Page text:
And I'd skip using some contracting firm (or anyone/thing else) if I thought they'd take off for greener pastures as soon as they found a better client.

Combine those things and nobody reasonable will enter into a critical deal with a new/upcoming parent where that person is in the critical path. It's not PC to say this, but you'd be a fool to discount it. And If that person doesn't prioritize their children you probably don't want to deal with them simply because of that.

fwiw, the same logic applies to anyone with any non-business focus that outweighs their business focus. From cancer to marathon running. This is your life too and blowing your chances on misguided charity doesn't let you take the time to raise your children or nurture your sick spouse.


> A good parent spends more time with their children than anything else.

This isn't necessarily true. However, sleep deprivation (rather than actual hours spent with the kids) is a big problem.


imho, one thought I've heard is to avoid having a personal relationship until after the professional relationship is successful. One possibility is if the investor and entrepreneur are parents, they are not on equal footing or capability, and being parent's shouldn't be used to somehow compromise, blur, or bend the professional relationship by either side. I've had friendships come out of successful professional relationships, but putting friendship before doing the work is a bit harder.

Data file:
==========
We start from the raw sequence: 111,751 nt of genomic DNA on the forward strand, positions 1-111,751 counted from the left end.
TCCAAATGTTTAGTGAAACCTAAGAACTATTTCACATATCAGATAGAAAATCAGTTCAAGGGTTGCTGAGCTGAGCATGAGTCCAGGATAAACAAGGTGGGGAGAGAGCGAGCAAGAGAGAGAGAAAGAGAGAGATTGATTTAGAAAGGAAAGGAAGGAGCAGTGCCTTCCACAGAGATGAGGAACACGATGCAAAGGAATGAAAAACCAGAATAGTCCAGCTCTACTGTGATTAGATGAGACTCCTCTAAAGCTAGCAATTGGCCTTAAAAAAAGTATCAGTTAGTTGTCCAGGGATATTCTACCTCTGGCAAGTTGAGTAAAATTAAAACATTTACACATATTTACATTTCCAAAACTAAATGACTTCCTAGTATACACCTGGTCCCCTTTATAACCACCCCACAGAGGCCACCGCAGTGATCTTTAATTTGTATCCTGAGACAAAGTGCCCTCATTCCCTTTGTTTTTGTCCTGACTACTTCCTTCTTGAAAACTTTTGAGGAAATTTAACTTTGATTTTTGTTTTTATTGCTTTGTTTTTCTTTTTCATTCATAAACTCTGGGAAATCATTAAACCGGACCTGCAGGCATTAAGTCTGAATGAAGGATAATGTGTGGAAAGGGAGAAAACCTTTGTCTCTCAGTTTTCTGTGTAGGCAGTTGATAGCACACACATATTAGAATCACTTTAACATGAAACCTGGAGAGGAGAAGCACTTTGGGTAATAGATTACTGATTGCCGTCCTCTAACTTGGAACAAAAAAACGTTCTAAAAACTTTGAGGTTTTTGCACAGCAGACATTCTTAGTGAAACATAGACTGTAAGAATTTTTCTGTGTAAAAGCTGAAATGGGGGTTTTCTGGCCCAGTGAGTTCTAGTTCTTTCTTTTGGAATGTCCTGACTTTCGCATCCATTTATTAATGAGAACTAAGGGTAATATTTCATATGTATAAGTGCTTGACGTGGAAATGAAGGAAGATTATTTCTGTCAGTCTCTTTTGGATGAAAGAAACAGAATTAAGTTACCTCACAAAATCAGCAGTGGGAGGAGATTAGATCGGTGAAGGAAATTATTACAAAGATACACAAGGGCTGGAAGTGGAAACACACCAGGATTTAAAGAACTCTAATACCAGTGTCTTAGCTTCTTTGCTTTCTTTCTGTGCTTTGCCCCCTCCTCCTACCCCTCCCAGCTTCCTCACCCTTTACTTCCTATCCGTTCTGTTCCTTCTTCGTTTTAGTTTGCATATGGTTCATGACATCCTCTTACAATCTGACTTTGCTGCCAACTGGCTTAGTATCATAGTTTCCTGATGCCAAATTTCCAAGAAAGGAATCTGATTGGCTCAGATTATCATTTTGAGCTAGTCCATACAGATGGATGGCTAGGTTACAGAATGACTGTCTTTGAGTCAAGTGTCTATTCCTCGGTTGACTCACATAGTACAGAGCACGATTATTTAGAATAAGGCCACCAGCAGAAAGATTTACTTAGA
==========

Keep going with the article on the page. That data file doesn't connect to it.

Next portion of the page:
I am highly entertained by the amount of discussion/nitpicking I'm seeing in this thread. It's a perfect example of the article's core point.


A great line from TFA:

"I don't have time to fight with people who are trying to misunderstand me."


[flagged]


It's not OK to attack other users like this on Hacker News. Please stop.


The startup ecosystem is still majority vindictively anti-diversity? That's sad.


It's a tiny minority with a higher-order impact:

* A small subset of the startup ecosystem is implicitly/explicitly biased.

* A larger subset of the startup ecosystem recognizes that fact, and won't invest in diverse founders (all things being equal) because of the additional hurdles we have to clear.